I’m always interested–and therefore you should be too–in finding what buildings Mississippi architects were doing in other states. Tallulah, Louisiana has two buildings (out of not a huge number) that we Mississippians can be proud of, Bloom’s Arcade (1930-31) by Jackson’s N.W. Overstreet and the Tallulah Book Club Building (1930) by Vicksburg architect William A. Stanton. Although they are contemporaries, the two buildings couldn’t be more different–Bloom’s Arcade, an attached commercial building, is Art Deco while the Book Club, a detached residential-like structure, is a neat little Spanish Colonial. Both merit attention in Buildings of Louisiana, by Karen Kingsley (2003), and here are some pictures along with brief excerpts the entries from that book:
This shopping arcade, Louisiana’s only surviving historic example, was designed for Abe and Mertie M. Bloom by Mississippi architect N.W. Overstreet, who was known for his modernist designs. The interior arcade, 300 feet long and 18 feet wide, is paved with terrazo and illuminated by a continuous skylight of translucent glass supported on steel trusses. The exterior of buff-colored brick is embellished with Art Deco geometric and floral motifs in cast concrete. Among the shops that formerly lined each side of the arcade were two soda fountains, a post office, a jewelry store, a barbershop, a poolroom, and Bloom’s Drug Store.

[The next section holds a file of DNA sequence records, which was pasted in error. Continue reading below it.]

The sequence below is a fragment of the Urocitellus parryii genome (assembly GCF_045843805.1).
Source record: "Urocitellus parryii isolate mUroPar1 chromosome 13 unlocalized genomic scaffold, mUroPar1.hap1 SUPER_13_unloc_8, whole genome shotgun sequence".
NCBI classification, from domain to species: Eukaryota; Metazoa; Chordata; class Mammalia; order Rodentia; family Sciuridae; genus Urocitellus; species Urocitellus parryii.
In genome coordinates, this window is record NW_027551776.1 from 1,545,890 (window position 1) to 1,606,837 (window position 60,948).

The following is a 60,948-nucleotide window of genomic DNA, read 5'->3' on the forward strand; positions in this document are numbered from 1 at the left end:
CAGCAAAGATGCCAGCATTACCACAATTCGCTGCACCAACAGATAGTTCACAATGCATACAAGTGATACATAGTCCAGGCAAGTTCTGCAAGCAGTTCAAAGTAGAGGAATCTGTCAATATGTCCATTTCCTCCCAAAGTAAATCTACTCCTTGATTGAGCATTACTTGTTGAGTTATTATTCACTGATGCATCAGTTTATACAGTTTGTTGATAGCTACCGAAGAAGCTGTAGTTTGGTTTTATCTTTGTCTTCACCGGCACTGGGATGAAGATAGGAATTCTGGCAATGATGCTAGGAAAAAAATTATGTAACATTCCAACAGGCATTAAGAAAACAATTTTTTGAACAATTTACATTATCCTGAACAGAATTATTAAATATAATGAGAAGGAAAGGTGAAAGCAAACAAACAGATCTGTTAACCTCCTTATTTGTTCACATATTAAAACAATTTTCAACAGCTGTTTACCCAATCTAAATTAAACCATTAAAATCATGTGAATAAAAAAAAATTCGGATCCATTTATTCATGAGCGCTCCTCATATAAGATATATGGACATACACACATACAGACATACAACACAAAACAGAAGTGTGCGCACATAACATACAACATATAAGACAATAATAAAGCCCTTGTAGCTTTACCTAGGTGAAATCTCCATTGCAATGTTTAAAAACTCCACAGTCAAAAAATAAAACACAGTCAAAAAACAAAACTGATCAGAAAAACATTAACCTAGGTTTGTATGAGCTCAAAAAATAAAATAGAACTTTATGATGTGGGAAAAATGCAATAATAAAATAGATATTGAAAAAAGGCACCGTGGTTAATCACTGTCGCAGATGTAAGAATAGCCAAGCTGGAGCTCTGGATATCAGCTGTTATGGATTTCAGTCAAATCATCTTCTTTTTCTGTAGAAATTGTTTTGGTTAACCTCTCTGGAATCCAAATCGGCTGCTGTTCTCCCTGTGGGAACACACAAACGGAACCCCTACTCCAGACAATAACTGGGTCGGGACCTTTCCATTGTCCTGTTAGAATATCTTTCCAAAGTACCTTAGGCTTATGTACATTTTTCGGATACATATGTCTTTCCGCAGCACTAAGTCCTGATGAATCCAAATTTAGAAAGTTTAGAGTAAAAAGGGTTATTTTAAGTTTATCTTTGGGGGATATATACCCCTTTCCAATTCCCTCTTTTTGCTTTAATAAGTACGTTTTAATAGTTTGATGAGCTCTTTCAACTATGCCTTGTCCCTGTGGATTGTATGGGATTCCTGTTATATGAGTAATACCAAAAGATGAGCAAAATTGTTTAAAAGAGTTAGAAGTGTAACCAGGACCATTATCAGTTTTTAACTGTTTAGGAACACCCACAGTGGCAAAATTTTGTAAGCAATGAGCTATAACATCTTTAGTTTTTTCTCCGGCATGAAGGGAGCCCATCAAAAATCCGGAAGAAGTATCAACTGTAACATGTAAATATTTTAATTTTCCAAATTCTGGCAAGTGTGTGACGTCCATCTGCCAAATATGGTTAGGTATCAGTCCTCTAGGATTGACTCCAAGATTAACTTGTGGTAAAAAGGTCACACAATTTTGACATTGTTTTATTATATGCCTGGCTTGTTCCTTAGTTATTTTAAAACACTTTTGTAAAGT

The Book Club Building, a few blocks from the arcade, was designed by Vicksburg architect William A. Stanton. William A. Stanton was the son of William Stanton, who designed the recently demolished Speed Street School in 1894. The two Stantons together had their hand in Vicksburg’s construction trade for over 50 years, beginning in the 1870s. William A. Stanton was one of our first native-born college-educated architects, having graduated from Cornell (I’m taking his word on this–I haven’t actually checked with Cornell to be sure).
Here’s another excerpt from Buildings of Louisiana:
In 1902, a group of local women founded the Tallulah Literary Club, operating a lending library from the home of one of the members. By the late 1920s, the club’s membership had grown to one hundred women, who were also active in various civic causes. Requiring a larger space to hold their meetings, the women commissioned this new building, which included a large library room and a meeting hall with a stage, both available for use by non-members. The simple Spanish Colonial Revival structure has an exterior of brick covered with textured stucco, a curved parapet, a scroll-shaped buttress marking the entrance, and blue tiles inset over the entrance vestibule.